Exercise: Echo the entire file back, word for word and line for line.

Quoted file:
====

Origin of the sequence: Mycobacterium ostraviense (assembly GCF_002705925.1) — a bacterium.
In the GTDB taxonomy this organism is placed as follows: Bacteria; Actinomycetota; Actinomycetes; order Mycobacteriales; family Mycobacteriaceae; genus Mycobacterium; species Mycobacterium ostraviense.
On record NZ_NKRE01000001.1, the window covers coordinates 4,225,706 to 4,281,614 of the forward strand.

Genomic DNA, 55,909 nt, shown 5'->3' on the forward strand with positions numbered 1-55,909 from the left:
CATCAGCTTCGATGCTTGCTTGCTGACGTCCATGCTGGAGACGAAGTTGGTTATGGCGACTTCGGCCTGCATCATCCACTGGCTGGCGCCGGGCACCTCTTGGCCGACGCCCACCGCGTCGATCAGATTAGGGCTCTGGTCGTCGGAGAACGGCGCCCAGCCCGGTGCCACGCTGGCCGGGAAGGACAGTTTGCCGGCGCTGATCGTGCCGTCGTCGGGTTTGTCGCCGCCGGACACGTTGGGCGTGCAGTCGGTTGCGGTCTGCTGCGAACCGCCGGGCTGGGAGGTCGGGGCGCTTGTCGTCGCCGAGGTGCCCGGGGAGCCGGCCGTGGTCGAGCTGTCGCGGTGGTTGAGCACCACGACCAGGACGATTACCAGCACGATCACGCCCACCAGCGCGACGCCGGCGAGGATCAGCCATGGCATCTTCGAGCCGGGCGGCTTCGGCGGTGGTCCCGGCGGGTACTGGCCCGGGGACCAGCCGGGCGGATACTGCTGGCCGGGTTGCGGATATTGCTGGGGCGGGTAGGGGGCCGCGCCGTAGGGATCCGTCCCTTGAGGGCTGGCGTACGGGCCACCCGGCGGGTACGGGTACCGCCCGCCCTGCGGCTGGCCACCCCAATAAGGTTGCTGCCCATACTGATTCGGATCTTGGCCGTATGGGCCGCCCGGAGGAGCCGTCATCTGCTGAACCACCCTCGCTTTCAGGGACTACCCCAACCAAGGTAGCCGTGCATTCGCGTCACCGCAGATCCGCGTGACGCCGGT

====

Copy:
Origin of the sequence: Mycobacterium ostraviense (assembly GCF_002705925.1) — a bacterium.
In the GTDB taxonomy this organism is placed as follows: Bacteria; Actinomycetota; Actinomycetes; order Mycobacteriales; family Mycobacteriaceae; genus Mycobacterium; species Mycobacterium ostraviense.
On record NZ_NKRE01000001.1, the window covers coordinates 4,225,706 to 4,281,614 of the forward strand.

Genomic DNA, 55,909 nt, shown 5'->3' on the forward strand with positions numbered 1-55,909 from the left:
CATCAGCTTCGATGCTTGCTTGCTGACGTCCATGCTGGAGACGAAGTTGGTTATGGCGACTTCGGCCTGCATCATCCACTGGCTGGCGCCGGGCACCTCTTGGCCGACGCCCACCGCGTCGATCAGATTAGGGCTCTGGTCGTCGGAGAACGGCGCCCAGCCCGGTGCCACGCTGGCCGGGAAGGACAGTTTGCCGGCGCTGATCGTGCCGTCGTCGGGTTTGTCGCCGCCGGACACGTTGGGCGTGCAGTCGGTTGCGGTCTGCTGCGAACCGCCGGGCTGGGAGGTCGGGGCGCTTGTCGTCGCCGAGGTGCCCGGGGAGCCGGCCGTGGTCGAGCTGTCGCGGTGGTTGAGCACCACGACCAGGACGATTACCAGCACGATCACGCCCACCAGCGCGACGCCGGCGAGGATCAGCCATGGCATCTTCGAGCCGGGCGGCTTCGGCGGTGGTCCCGGCGGGTACTGGCCCGGGGACCAGCCGGGCGGATACTGCTGGCCGGGTTGCGGATATTGCTGGGGCGGGTAGGGGGCCGCGCCGTAGGGATCCGTCCCTTGAGGGCTGGCGTACGGGCCACCCGGCGGGTACGGGTACCGCCCGCCCTGCGGCTGGCCACCCCAATAAGGTTGCTGCCCATACTGATTCGGATCTTGGCCGTATGGGCCGCCCGGAGGAGCCGTCATCTGCTGAACCACCCTCGCTTTCAGGGACTACCCCAACCAAGGTAGCCGTGCATTCGCGTCACCGCAGATCCGCGTGACGCCGGT